Patrick and Sarah continued on at Ridge Street, but not all was well. Sarah grew unwell, as did Patrick. When Sarah died in 1905 she was buried with her late husband Bland and their daughter Molly who died in infancy. Patrick was left alone in the home and grew a tumour of an unspecified nature. The two things left him mentally a little unbalanced, and this culminated in an appearance before the magistrates of a far less enjoyable nature than his previous ones. The parish priest (not the one Sarah Jane welcomed, but the one before his predecessor) had called in several times to see Patrick but had criticised the state of the house on his last visit and refused to give Patrick communion due to the state of things there. Patrick roused himself the following evening and went down to the vicarage and smashed a window with his walking stick, apparently with the aim of bringing the attention of the Bishop of Salford to the situation so the priest could be reprimanded. All that happened was that Patrick was fined the cost of repairing the window and the costs for both sides before the court. Within a year of this incident he died and he was buried here, with his name at the bottom of the stone because of an assumption that others in the family would join him here eventually (and would need space leaving).

Todmorden Advertiser, May 19th 1905

Who is the third man here then, Thomas Sutcliffe? Well, at some point after 1911, the Muldoons upped sticks and left Todmorden for Rochdale. There, at some point after WW1, Sarah Jane met a young man named Tom Sutcliffe. Tom was a few years younger than her, born in 1899 in Todmorden to William and Mary Sutcliffe of Walsden. William was a coal merchant who moved his family to Rochdale shortly before the 1901 Census was taken. It shows baby Thomas, two years old, alongside his older brothers Sam and Joseph. When WW1 broke out Joseph stayed home to help with the family business while Sam and Tom went off. Sam died in 1916 and Tom survived, but at great cost. From his later obituary:

“[Tom Sutcliffe]…enlisted in the Devon Regiment at the age of 16 and was shot through the lungs and the left arm whilst serving with that unit in France. After undergoing ten operations he was discharged from the Army with his health greatly impaired.”

Tom’s return to health was slow but he did his best, and at some point in the 1920s he and Sarah Jane found each other. Sarah Jane seems to have been informally going by her second middle name, Agatha, by this point. The pair married in 1925, had their daughter Vera in early 1926, and in April 1926 Tom was dead from pneumonia aged 27. A terrible month for the Sutcliffes; William died only two weeks before Tom did.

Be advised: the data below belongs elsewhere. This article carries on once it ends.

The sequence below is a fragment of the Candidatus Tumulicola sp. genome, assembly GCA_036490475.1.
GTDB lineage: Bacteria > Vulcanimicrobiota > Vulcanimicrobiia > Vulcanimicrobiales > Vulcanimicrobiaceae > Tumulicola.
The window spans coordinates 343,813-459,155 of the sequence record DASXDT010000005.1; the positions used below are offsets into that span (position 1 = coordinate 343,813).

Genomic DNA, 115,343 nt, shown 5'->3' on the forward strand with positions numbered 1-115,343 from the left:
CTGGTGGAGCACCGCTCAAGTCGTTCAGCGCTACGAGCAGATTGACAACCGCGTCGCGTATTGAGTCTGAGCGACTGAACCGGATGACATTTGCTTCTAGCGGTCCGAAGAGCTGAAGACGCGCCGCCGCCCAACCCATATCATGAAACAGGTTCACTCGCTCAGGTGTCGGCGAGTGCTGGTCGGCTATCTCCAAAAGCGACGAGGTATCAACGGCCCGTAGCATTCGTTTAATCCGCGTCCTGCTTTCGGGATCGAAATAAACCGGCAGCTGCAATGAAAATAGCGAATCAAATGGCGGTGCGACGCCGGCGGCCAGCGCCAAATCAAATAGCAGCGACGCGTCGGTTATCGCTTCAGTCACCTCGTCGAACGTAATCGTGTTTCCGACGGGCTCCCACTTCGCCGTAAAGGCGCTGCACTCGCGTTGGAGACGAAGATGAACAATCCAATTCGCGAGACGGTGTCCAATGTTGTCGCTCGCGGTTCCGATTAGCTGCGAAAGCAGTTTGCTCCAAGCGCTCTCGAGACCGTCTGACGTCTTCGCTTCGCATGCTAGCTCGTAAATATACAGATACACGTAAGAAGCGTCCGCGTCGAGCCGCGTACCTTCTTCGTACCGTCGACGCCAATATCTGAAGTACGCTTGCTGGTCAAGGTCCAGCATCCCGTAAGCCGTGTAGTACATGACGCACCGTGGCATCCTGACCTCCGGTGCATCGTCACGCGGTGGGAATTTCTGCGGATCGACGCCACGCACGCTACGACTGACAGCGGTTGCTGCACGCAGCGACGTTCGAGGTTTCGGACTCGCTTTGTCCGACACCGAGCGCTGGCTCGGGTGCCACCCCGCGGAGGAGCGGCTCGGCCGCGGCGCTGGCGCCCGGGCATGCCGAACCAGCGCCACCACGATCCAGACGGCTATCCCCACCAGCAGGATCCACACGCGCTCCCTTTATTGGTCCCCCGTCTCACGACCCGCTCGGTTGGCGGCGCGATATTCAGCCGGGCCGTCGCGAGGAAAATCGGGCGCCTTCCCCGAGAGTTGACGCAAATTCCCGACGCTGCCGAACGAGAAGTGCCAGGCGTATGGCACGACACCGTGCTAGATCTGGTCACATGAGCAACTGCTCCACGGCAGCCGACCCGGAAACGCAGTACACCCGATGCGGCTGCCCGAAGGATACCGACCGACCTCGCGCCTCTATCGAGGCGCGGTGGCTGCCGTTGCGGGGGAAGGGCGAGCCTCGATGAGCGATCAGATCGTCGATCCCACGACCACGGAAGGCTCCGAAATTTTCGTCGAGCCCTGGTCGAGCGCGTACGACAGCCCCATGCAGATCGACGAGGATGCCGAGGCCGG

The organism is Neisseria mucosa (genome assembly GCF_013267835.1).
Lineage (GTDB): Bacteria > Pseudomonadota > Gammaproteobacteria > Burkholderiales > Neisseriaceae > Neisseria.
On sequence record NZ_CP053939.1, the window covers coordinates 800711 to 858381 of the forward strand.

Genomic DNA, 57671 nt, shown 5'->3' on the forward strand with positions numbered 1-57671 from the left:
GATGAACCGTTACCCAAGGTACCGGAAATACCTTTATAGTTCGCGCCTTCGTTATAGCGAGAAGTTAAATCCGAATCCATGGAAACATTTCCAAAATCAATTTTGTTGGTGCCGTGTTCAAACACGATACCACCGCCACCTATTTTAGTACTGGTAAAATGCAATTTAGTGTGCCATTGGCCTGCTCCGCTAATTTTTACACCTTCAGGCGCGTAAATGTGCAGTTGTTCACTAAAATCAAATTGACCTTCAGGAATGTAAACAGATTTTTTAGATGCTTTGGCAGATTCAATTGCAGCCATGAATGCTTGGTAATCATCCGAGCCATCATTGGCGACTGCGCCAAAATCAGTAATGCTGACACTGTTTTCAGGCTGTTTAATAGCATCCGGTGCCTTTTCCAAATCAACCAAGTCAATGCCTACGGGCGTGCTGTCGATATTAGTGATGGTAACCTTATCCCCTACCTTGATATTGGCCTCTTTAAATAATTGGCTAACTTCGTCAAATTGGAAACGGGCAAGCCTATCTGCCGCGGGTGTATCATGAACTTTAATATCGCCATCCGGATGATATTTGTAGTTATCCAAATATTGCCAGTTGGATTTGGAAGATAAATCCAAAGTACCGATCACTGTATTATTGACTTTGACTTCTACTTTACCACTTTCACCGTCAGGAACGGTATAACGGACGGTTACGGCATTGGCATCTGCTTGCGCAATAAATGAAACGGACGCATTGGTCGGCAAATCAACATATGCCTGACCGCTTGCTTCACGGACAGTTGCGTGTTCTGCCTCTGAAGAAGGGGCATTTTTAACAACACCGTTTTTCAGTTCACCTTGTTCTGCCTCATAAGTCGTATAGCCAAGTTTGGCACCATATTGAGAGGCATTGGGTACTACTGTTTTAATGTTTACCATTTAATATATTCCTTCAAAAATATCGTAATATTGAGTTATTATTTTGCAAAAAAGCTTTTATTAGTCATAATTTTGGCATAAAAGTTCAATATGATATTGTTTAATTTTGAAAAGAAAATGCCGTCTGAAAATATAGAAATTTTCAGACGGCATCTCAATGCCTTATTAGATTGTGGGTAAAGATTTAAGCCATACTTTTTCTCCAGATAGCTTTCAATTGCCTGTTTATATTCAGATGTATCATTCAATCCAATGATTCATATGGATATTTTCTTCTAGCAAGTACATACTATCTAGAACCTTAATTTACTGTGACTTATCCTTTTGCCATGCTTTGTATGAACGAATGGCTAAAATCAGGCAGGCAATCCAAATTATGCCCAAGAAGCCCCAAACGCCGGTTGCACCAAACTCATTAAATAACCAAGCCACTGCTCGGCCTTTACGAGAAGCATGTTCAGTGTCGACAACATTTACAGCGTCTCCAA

Rochdale Observer, April 21st 1926

William was buried in Mankinholes with his first wife, Mary, and Tom was buried here in Christ Church. The question of why can only be answered via the assumption that other Muldoons or Muldoon-adjacent people would be buried here too – after all, there were still three spaces left. Where did the others end up?

Felix and Betsy Muldoon were still in Rochdale, and if 1926 was a bad year for Sarah Jane, 1927 was just as bad – that’s when Felix died. His death made the papers because he was found dead in the street, having suffered some sort of attack while out at work knocking up people’s windows (the precursor to the alarm clock was a person you paid to tap on your bedroom window with a long pole at the appointed time). The newspaper headline focused more on the fact that he had a number of purses and handkerchiefs in his pocket at the time of his death, and poor bereaved Betsy had to explain to the coroner and inquest jury that it wasn’t theft or something dodgy, Felix just…really liked handkerchiefs and purses.

Rochdale Observer, December 3rd 1927

Betsy never remarried and died in 1937; we don’t know where either she or Felix are buried. Betsy’s sisters Emily and Esther moved to Rochdale after Esther’s husband William Turner died, and can be found there in 1911. Emily died in 1918 and was buried at Cross Stone; Esther died in 1937 in Littleborough and her burial place is unknown. Sarah Jane remarried in 1941, to James Morris of Rochdale, and died there in 1962. Finally, Vera married Jack Taylor in Rochdale in 1945…and so a wide cast of players were dispersed to other places and other graveyards, and the big gap on this gravestone never got filled.